I will never forget the day I saw a human brain removed from a corpse. At that moment, I was already very familiar with the human brain, having spent years imaging and studying it. Yet, this experience was different altogether.
A group of us, dressed in green robes, wearing blue plastic shoes, were in a dissection room in a medical school. The icy formality matched the cold air of the surroundings. The pungent smell of formaldehyde, used to preserve human tissue, filled our nostrils. The body of an older woman lay on the bench before us. Continue reading →
Shortly before New Year an episode of the programme ‘Belief’ was broadcast on BBC Radio 3 that included an interview by Joan Bakewell with Faraday Institute Director Denis Alexander. (I have waited so long before making this post because I had hoped to link to the recording, but it disappeared for a few months. Here it is.)
The interview was an in-depth conversation with Denis Alexander about his beliefs as a Christian and a scientist. As someone who knows Denis fairly well, it was interesting to hear more about his life and faith. The first third of the interview covered his early life – growing up in a Christian home, how he came to personal faith at the age of 13, and his experiences as a student in Oxford in the 1960s (during which he was president of ‘OICCU’ – the Inter Varsity Fellowship Christian Union). There were also quite a few questions about his 15 years working in the Middle East. In the remaining 20 minutes or so of the interview Denis clearly and concisely handled a series of very direct questions from Bakewell on everything from the evidence for the resurrection to the relationship between Christianity and Islam, and explained the Christian gospel in a very clear and relevant way.
What I found most striking and challenging in this interview was when Denis Alexander referred to the particular ethical dilemma that he encountered in Beirut when helping to set up the new National Unit of Human Genetics there in the early 1980s. This was the first time that a prenatal diagnostic clinic was established in the Arab World, so Denis was faced with the question as to what prenatal genetic tests should be established – involving therapeutic abortions for the affected foetus – all this done in the midst of a civil war without the benefit of an ethics committee. Although generally anti-abortion, the decision that Denis came to was to test for those genetic diseases that caused slow, painful death in children less than the age of around 8-10 years – a ‘liberal’ view for those who think that abortion is wrong under all circumstances.
I have thought long and hard about this interview and my own reaction to it, and am left with this thought. During his own ministry Jesus focused on a few key issues, and showed a surprising amount of indifference to subjects that are now hotly debated in Christian circles. Among his close group of followers were a tax collector who collaborated with the Romans, and a Zealot who had sworn to kill them. Developing a working theology around the issue of war just didn’t seem to be on the horizon at all for Jesus, though it was – like abortion – a matter of absolute life and death. For Jesus’ followers, their relationship with him and their focus on the primary issues cemented them together as a group that remained cohesive long after his death and resurrection, and together they impacted the world in a way that has never been seen before or since.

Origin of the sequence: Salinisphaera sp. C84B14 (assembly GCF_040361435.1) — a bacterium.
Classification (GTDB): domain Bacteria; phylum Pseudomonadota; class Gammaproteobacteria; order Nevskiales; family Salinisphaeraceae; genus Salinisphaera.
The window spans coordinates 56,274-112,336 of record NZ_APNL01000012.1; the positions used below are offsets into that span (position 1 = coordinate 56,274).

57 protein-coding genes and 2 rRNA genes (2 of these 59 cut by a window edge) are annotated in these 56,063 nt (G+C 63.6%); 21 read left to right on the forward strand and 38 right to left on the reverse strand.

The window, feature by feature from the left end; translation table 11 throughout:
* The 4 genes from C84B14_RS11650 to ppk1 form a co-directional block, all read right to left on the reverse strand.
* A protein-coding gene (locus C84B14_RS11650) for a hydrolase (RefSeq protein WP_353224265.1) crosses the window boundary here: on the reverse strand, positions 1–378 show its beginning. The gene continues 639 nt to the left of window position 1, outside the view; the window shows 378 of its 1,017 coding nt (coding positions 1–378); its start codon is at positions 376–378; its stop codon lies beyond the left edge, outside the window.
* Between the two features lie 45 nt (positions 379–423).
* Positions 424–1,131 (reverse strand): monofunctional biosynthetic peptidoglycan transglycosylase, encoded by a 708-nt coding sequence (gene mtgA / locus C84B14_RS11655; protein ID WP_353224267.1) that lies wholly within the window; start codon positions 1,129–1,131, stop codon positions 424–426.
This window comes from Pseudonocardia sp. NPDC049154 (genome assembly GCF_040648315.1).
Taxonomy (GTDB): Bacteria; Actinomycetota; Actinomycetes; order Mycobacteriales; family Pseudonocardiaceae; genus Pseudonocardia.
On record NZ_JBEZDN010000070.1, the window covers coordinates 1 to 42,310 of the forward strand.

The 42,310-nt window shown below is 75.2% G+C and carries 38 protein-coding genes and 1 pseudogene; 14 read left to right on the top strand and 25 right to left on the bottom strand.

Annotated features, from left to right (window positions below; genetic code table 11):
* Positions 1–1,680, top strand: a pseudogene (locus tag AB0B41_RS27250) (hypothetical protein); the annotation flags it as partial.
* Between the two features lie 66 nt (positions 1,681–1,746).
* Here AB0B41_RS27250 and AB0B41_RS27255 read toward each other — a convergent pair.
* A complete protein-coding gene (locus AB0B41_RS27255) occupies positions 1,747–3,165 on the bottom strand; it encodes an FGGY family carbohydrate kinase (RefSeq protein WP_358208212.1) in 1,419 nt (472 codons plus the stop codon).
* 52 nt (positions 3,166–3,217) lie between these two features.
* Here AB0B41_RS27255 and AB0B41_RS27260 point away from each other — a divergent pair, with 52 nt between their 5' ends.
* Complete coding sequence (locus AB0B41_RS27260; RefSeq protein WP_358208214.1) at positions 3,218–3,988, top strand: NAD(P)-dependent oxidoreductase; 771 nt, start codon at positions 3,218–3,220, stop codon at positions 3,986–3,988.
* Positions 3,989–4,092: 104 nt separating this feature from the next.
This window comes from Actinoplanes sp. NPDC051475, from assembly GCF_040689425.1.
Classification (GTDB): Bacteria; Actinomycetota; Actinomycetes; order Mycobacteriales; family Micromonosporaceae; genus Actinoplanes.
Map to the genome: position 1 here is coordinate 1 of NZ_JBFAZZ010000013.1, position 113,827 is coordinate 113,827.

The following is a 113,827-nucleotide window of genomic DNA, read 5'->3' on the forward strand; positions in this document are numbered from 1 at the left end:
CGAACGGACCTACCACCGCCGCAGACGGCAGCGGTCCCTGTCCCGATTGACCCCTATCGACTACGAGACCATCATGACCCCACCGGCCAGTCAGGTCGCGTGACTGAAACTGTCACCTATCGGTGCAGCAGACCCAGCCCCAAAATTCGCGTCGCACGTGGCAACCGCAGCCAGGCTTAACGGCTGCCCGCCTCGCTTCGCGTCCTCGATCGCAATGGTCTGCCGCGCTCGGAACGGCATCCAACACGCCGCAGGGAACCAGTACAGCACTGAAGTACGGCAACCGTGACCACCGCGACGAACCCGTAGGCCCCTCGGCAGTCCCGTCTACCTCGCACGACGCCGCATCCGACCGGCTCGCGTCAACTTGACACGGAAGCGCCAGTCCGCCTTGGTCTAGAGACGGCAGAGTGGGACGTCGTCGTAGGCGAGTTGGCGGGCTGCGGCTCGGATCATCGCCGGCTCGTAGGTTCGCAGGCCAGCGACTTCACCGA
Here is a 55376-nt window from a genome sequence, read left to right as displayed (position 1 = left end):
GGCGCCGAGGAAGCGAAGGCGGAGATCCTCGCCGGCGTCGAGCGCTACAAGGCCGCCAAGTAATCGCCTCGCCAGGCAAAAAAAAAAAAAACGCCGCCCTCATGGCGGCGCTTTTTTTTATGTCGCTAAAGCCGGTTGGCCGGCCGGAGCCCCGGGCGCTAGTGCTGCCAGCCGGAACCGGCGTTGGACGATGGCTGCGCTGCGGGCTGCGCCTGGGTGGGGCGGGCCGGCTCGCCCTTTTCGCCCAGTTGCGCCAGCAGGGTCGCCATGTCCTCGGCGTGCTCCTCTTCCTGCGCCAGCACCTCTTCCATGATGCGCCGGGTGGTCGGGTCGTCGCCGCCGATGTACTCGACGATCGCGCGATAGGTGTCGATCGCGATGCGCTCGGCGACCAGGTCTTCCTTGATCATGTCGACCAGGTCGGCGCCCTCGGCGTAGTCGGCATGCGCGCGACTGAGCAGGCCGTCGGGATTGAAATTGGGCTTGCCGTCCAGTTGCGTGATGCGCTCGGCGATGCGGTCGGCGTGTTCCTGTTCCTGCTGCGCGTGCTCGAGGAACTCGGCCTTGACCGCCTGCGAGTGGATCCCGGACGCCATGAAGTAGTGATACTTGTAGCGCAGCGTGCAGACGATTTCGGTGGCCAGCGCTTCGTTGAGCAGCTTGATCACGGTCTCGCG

Of course Christians do need to debate these secondary issues and try to resolve our differences. But when that doesn’t happen we need to keep working together. The fact that I was tempted not to mention Denis Alexander’s interview on this blog because of the abortion issue shows how some topics can distract us from other very helpful things – like a scientist baring his soul and defending his Christian beliefs in a very public broadcast.
Harrison explained that, based on research in cognitive psychology, we can see that our brains are wired to find meaning in our experiences. For example, we might see anthropomorphic images in random patterns. Everyone uses these non-rational intuitive thought patterns to make sense of the world, alongside more ‘scientific’ rational step by step processes. And these might result in ‘non-rational beliefs’. So as well as accepting that vegetables are good for us and that 2 plus 2 is 4, we would probably avoid buying a serial killer’s house, or we might think it was perfectly reasonable to pay more for a dress worn by Marylin Monroe than an identical one from a charity shop.
But these intuitive thought processes can sometimes get us into trouble. People hear voices (it’s more common than you think) and ascribe significance to them. Some hold superstitious beliefs, like the huge number of people who think that astrology works. And some people are more likely than others to be ‘suggestible’.
Harrison is firmly convinced that all truth is God’s truth, and that any new scientific knowledge is to be welcomed and not feared. There are two ways to interpret the data; either our search for meaning is a survival mechanism, or ‘our faith is a reality for which the brain is prepared’. He goes on to explain that he believes ‘intuitive processes can be a vehicle for God’s truth, and a great gift’. What is important is that the intuitive and the rational are used together responsibly. For example, the church has a long tradition of ‘testing’ prophecy using the Bible and other rational thought processes. If the two agree, a prophecy (for example), is more likely to be genuine.
What’s important here is that the findings of cognitive psychology fit with what one would expect if God did exist – that we are wired for belief. It is also a reminder for those in positions of leadership to act responsibly in teaching and guiding people in matters of faith.